I’m proud of the fact that I’ve mastered those techniques. And I don’t apologize for being introspective. In fact, one of the things that delights me most is writing rap poems which have become extensions of my remarks from the floor of the House. A rap poem is a style I like—a mischievous way of doing my public duty and at the same time enjoying it from the point of view of a writer.

                                         Rhythmic Expression to His Views

Congressman Owens has given rhythmic expression to his views on many issues before the legislature, including the upheaval in Haiti, his passionate opposition to war, reducing drug prices for senior citizens, and more, for which the Americans for Democratic Action rated his 2003 voting record a perfect 100.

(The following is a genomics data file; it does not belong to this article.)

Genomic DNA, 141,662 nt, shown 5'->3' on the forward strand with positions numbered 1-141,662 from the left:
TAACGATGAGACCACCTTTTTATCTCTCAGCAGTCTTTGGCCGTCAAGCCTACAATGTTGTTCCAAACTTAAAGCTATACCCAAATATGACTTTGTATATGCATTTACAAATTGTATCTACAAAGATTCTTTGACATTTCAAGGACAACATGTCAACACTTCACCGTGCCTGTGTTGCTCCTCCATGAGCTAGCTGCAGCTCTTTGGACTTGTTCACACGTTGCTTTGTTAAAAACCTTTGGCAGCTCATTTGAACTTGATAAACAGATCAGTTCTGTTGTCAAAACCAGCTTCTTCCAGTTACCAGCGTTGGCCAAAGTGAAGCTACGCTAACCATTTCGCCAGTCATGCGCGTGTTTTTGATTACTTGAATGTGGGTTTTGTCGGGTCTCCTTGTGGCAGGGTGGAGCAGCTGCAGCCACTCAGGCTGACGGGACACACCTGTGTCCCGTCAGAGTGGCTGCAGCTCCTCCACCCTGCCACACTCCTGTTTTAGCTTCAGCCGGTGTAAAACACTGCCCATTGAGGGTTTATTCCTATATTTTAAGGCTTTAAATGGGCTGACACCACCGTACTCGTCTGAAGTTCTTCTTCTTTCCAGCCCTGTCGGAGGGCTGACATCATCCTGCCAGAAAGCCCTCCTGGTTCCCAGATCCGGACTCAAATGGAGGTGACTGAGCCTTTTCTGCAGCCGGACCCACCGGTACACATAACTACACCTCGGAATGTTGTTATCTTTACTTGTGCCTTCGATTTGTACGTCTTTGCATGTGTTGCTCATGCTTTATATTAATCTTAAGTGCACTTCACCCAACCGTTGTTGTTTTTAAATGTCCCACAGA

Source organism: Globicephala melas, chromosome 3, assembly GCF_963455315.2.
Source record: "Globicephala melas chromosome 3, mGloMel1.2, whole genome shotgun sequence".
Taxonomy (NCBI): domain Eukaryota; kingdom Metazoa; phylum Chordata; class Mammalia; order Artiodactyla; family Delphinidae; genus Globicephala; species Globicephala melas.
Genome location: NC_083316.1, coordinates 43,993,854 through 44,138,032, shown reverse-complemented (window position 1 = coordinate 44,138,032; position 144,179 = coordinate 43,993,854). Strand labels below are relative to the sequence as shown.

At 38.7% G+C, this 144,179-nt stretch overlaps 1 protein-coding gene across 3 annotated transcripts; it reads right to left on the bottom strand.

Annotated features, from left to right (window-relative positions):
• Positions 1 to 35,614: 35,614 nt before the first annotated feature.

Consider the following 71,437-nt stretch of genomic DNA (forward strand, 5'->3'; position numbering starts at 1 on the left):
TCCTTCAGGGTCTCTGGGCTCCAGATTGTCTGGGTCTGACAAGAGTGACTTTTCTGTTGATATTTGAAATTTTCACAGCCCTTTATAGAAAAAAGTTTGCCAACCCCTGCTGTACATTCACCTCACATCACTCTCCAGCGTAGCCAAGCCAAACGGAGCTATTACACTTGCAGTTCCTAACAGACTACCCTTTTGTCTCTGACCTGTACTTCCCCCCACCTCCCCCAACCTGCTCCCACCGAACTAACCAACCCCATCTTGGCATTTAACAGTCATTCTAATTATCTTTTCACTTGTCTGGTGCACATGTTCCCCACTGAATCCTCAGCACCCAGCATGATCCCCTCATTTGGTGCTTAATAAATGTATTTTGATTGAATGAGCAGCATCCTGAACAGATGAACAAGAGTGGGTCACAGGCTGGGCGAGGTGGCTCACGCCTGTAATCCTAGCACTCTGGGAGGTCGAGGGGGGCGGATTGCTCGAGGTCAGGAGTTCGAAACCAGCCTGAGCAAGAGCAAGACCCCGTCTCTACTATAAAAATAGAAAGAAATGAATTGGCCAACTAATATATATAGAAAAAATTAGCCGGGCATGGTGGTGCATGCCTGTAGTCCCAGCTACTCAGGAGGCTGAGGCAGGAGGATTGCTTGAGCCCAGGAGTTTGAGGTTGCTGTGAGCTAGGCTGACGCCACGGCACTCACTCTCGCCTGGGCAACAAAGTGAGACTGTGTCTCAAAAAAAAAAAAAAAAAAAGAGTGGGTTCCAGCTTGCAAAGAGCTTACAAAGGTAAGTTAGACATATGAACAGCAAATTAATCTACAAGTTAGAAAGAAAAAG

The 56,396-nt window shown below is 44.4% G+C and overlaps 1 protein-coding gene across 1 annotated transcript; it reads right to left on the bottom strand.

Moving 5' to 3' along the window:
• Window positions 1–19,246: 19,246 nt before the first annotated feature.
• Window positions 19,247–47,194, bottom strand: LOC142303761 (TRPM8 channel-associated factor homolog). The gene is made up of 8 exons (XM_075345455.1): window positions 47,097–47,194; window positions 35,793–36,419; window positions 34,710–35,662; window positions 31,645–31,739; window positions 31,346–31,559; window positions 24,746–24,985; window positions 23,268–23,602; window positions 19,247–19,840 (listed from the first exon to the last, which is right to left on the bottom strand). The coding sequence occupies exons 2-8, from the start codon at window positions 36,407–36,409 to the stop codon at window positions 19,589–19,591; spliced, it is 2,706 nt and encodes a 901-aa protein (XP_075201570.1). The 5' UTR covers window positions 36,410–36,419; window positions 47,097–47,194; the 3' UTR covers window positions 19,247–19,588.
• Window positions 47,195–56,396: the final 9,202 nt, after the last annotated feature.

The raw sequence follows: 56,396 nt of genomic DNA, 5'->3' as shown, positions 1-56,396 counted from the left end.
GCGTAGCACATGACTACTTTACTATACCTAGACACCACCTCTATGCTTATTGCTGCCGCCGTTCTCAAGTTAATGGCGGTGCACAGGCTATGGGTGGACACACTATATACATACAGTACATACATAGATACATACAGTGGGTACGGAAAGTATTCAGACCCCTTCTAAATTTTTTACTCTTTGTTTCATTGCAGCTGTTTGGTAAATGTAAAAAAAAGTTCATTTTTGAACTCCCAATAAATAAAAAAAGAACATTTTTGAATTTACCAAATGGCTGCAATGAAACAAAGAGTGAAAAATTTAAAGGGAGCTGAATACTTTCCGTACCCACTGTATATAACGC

For example, in opposition to proposed cuts in Head Start and other health and education programs, he wrote “The Nation Needs Your Lunch” which begins:
Kids of America
There is a fiscal crunch.
This great nation
Now needs your lunch
To set the budget right.
In “Make Culture Not War,” he writes:
The greatest generation
Still waits to take the stage;
Against pain and greed
Wage a new breed of rage….
Be loud about your love,
Put passion in your dove;
The greatest general
Takes orders only from above.
Make Culture Not War!

        Congressman Major Owens and Alice Bernstein
                                         The Congressman Asks a Question

Since Congressman Owens was so generous in answering my questions, I asked if there was anything he would like to ask me. “How long have you been studying Aesthetic Realism?” he asked. I told him I was born in Crown Heights Hospital—one of his earliest constituents. I came to know of this education early through my parents. As a student at Brooklyn College, I also began attending lectures given by Eli Siegel on poetry and all arts and sciences, and came to see Aesthetic Realism as the most beautiful, scientific education one could ever have.